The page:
World

US, South African researchers to hold memorial for slaves who died in 1794 Cape Town shipwreck

  • Divers scatter  sand from Mozambique in honor of the doomed slaves from the Sao Jose slave ship at Clifton beach  on the outskirts of  the city of Cape Town, South Africa,  Tuesday, June 2, 2015.  Amid rain and wind, South African and American researchers held a memorial service for slaves who died when the Portuguese ship that was carrying them into bondage sank while sailing to Brazil in 1794. (AP Photo/Schalk van Zuydam)

    Divers scatter sand from Mozambique in honor of the doomed slaves from the Sao Jose slave ship at Clifton beach on the outskirts of the city of Cape Town, South Africa, Tuesday, June 2, 2015. Amid rain and wind, South African and American researchers held a memorial service for slaves who died when the Portuguese ship that was carrying them into bondage sank while sailing to Brazil in 1794. (AP Photo/Schalk van Zuydam)  (The Associated Press)

  • Divers, bottom left, before they enter the ocean to scatter sand from Mozambique in honor of the doomed slaves from the Sao Jose slave ship at Clifton beach  on the outskirts of  the city of Cape Town, South Africa,  Tuesday, June 2, 2015. Amid rain and wind, South African and American researchers held a memorial service for slaves who died when the Portuguese ship that was carrying them into bondage sank while sailing to Brazil in 1794.  (AP Photo/Schalk van Zuydam)

    Divers, bottom left, before they enter the ocean to scatter sand from Mozambique in honor of the doomed slaves from the Sao Jose slave ship at Clifton beach on the outskirts of the city of Cape Town, South Africa, Tuesday, June 2, 2015. Amid rain and wind, South African and American researchers held a memorial service for slaves who died when the Portuguese ship that was carrying them into bondage sank while sailing to Brazil in 1794. (AP Photo/Schalk van Zuydam)  (The Associated Press)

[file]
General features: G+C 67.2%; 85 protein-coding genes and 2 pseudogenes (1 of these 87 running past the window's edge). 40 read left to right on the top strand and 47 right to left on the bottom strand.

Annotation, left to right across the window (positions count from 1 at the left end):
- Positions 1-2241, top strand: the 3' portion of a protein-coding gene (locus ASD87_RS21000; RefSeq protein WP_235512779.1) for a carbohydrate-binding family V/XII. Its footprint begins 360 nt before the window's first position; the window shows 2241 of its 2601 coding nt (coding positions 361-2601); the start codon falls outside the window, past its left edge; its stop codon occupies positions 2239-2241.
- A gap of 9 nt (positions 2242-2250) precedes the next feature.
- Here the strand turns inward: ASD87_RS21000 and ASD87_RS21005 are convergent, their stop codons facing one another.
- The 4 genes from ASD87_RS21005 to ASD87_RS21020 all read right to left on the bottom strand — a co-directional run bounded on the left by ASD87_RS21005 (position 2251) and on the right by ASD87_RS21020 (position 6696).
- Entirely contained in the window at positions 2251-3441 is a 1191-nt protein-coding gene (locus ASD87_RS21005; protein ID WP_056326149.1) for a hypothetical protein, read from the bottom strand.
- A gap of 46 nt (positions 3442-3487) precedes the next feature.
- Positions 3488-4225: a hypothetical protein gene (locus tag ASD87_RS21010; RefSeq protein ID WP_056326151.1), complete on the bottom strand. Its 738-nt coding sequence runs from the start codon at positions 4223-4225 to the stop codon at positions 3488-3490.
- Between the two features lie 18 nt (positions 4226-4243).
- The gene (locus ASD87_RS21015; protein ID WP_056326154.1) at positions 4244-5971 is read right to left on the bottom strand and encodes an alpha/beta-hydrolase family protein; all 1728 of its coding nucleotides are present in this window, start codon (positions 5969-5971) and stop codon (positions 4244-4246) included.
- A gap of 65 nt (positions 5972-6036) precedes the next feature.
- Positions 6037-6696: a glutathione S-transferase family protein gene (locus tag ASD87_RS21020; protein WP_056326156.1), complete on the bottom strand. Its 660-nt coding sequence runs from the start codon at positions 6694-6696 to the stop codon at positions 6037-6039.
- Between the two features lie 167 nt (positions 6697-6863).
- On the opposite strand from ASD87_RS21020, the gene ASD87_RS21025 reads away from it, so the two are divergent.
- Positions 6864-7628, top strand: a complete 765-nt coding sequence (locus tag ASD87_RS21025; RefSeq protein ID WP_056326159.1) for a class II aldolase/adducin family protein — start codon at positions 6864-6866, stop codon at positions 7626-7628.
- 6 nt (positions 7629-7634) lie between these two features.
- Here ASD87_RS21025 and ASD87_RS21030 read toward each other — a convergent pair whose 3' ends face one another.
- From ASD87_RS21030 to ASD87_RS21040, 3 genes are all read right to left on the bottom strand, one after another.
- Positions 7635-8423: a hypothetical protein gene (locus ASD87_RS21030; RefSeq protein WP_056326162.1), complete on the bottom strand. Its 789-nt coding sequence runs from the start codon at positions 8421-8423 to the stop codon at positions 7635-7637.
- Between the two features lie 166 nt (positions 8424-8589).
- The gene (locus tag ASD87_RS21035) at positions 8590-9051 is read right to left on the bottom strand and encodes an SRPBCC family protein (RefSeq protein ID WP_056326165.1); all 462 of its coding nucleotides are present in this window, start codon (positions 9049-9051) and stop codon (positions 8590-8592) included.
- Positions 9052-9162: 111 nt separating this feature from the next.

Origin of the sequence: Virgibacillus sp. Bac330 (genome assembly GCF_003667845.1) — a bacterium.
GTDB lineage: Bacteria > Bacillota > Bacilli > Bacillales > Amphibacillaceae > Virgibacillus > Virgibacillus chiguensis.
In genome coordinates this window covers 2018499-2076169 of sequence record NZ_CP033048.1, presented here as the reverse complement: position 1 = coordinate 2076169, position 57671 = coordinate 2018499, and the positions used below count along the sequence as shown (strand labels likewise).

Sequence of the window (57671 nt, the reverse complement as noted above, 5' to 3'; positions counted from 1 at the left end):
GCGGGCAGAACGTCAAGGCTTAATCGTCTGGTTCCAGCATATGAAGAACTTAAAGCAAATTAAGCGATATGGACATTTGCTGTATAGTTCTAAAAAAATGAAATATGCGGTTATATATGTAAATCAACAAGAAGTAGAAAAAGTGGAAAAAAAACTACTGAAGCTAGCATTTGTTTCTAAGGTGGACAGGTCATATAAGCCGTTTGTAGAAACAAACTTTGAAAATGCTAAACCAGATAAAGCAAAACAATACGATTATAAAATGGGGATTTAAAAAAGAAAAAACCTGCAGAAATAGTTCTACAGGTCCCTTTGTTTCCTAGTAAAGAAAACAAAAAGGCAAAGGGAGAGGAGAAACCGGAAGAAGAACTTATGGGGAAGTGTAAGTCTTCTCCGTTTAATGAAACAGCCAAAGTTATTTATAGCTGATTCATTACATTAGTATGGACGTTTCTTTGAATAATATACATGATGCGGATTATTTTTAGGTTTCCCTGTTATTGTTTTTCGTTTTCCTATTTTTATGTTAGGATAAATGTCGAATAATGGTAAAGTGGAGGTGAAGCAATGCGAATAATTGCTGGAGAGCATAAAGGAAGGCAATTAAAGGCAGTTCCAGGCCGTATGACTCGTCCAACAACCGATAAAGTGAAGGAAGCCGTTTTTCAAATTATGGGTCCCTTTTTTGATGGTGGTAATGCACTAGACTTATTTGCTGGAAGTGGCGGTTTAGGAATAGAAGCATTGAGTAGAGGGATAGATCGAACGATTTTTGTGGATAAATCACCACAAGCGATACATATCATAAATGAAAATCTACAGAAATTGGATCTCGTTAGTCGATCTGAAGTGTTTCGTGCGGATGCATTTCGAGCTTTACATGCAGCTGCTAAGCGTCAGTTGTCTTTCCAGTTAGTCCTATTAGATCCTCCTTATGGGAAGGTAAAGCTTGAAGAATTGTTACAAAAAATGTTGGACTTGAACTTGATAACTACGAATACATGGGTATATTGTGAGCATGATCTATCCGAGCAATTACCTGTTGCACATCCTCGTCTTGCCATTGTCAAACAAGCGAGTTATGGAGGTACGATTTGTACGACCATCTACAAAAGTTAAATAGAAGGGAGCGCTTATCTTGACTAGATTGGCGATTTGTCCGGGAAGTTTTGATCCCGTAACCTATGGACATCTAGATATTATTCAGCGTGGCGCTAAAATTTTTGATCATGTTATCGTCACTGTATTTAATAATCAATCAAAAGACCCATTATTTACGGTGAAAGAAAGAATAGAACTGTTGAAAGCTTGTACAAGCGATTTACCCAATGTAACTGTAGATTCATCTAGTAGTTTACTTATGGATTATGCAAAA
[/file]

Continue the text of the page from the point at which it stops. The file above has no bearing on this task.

• Divers hug each other  after they scattered sand from Mozambique in honor of the doomed slaves from the Sao Jose slave ship at Clifton beach  on the outskirts of  the city of Cape Town, South Africa,  Tuesday, June 2, 2015.  Amid rain and wind, South African and American researchers held a memorial service for slaves who died when the Portuguese ship that was carrying them into bondage sank while sailing to Brazil in 1794. (AP Photo/Schalk van Zuydam)

    Divers hug each other after they scattered sand from Mozambique in honor of the doomed slaves from the Sao Jose slave ship at Clifton beach on the outskirts of the city of Cape Town, South Africa, Tuesday, June 2, 2015. Amid rain and wind, South African and American researchers held a memorial service for slaves who died when the Portuguese ship that was carrying them into bondage sank while sailing to Brazil in 1794. (AP Photo/Schalk van Zuydam)  (The Associated Press)

South African and American researchers are planning to hold a memorial in Cape Town for slaves who died when the Portuguese ship that was carrying them into bondage sank while sailing to Brazil in 1794.

The memorial is to take place Tuesday on a Cape Town beach near where the Sao Jose sank.

Iziko Museums, a group based in Cape Town, says more than 400 African slaves were on board the vessel when it sank. About half the people on the ship died.

Artifacts from the ship were recovered this year. Iziko Museums worked with the Smithsonian's National Museum of African American History and Culture on the project.